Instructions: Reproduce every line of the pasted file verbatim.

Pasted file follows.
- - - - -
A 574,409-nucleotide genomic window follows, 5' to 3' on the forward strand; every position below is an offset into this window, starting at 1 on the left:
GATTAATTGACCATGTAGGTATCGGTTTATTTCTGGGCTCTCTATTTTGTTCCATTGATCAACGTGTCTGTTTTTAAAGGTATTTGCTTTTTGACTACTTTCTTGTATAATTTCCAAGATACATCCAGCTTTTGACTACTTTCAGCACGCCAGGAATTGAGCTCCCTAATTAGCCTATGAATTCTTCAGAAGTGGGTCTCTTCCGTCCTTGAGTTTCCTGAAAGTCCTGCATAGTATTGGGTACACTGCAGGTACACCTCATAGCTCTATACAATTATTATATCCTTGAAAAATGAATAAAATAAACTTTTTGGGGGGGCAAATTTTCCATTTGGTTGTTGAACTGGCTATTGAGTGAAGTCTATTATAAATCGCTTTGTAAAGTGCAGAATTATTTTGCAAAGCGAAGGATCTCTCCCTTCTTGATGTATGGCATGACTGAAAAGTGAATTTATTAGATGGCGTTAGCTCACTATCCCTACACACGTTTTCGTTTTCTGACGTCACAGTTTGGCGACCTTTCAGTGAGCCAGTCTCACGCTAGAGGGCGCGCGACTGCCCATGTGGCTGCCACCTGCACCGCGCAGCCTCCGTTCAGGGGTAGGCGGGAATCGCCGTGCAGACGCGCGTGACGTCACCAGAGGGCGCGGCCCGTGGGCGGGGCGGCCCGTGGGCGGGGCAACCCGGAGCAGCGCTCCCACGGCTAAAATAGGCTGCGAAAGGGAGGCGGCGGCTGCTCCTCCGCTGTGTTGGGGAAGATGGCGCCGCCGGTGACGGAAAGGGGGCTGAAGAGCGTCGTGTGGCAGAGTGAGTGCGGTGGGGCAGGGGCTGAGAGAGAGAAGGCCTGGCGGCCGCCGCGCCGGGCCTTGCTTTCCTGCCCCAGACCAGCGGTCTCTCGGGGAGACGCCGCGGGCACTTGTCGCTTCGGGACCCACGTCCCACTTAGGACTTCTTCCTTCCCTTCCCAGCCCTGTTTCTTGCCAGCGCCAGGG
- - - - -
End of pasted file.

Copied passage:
A 574,409-nucleotide genomic window follows, 5' to 3' on the forward strand; every position below is an offset into this window, starting at 1 on the left:
GATTAATTGACCATGTAGGTATCGGTTTATTTCTGGGCTCTCTATTTTGTTCCATTGATCAACGTGTCTGTTTTTAAAGGTATTTGCTTTTTGACTACTTTCTTGTATAATTTCCAAGATACATCCAGCTTTTGACTACTTTCAGCACGCCAGGAATTGAGCTCCCTAATTAGCCTATGAATTCTTCAGAAGTGGGTCTCTTCCGTCCTTGAGTTTCCTGAAAGTCCTGCATAGTATTGGGTACACTGCAGGTACACCTCATAGCTCTATACAATTATTATATCCTTGAAAAATGAATAAAATAAACTTTTTGGGGGGGCAAATTTTCCATTTGGTTGTTGAACTGGCTATTGAGTGAAGTCTATTATAAATCGCTTTGTAAAGTGCAGAATTATTTTGCAAAGCGAAGGATCTCTCCCTTCTTGATGTATGGCATGACTGAAAAGTGAATTTATTAGATGGCGTTAGCTCACTATCCCTACACACGTTTTCGTTTTCTGACGTCACAGTTTGGCGACCTTTCAGTGAGCCAGTCTCACGCTAGAGGGCGCGCGACTGCCCATGTGGCTGCCACCTGCACCGCGCAGCCTCCGTTCAGGGGTAGGCGGGAATCGCCGTGCAGACGCGCGTGACGTCACCAGAGGGCGCGGCCCGTGGGCGGGGCGGCCCGTGGGCGGGGCAACCCGGAGCAGCGCTCCCACGGCTAAAATAGGCTGCGAAAGGGAGGCGGCGGCTGCTCCTCCGCTGTGTTGGGGAAGATGGCGCCGCCGGTGACGGAAAGGGGGCTGAAGAGCGTCGTGTGGCAGAGTGAGTGCGGTGGGGCAGGGGCTGAGAGAGAGAAGGCCTGGCGGCCGCCGCGCCGGGCCTTGCTTTCCTGCCCCAGACCAGCGGTCTCTCGGGGAGACGCCGCGGGCACTTGTCGCTTCGGGACCCACGTCCCACTTAGGACTTCTTCCTTCCCTTCCCAGCCCTGTTTCTTGCCAGCGCCAGGG